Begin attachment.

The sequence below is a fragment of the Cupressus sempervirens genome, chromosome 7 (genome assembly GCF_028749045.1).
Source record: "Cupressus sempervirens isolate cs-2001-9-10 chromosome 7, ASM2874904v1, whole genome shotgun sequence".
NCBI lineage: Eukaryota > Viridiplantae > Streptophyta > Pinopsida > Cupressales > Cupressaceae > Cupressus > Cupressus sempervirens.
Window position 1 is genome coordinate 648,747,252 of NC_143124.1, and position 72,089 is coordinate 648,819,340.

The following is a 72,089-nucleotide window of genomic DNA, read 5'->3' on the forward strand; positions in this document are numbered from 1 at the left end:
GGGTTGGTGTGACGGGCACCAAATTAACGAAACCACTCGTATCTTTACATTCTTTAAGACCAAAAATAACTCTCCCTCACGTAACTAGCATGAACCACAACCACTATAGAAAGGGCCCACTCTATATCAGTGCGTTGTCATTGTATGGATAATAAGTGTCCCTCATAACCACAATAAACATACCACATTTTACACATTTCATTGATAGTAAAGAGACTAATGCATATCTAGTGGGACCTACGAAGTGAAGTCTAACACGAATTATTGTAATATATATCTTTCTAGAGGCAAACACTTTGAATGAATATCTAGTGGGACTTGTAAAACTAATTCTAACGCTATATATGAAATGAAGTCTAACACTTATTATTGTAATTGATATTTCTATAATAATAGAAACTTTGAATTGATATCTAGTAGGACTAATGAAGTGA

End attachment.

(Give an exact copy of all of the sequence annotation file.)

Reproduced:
The sequence below is a fragment of the Cupressus sempervirens genome, chromosome 7 (genome assembly GCF_028749045.1).
Source record: "Cupressus sempervirens isolate cs-2001-9-10 chromosome 7, ASM2874904v1, whole genome shotgun sequence".
NCBI lineage: Eukaryota > Viridiplantae > Streptophyta > Pinopsida > Cupressales > Cupressaceae > Cupressus > Cupressus sempervirens.
Window position 1 is genome coordinate 648,747,252 of NC_143124.1, and position 72,089 is coordinate 648,819,340.

The following is a 72,089-nucleotide window of genomic DNA, read 5'->3' on the forward strand; positions in this document are numbered from 1 at the left end:
GGGTTGGTGTGACGGGCACCAAATTAACGAAACCACTCGTATCTTTACATTCTTTAAGACCAAAAATAACTCTCCCTCACGTAACTAGCATGAACCACAACCACTATAGAAAGGGCCCACTCTATATCAGTGCGTTGTCATTGTATGGATAATAAGTGTCCCTCATAACCACAATAAACATACCACATTTTACACATTTCATTGATAGTAAAGAGACTAATGCATATCTAGTGGGACCTACGAAGTGAAGTCTAACACGAATTATTGTAATATATATCTTTCTAGAGGCAAACACTTTGAATGAATATCTAGTGGGACTTGTAAAACTAATTCTAACGCTATATATGAAATGAAGTCTAACACTTATTATTGTAATTGATATTTCTATAATAATAGAAACTTTGAATTGATATCTAGTAGGACTAATGAAGTGA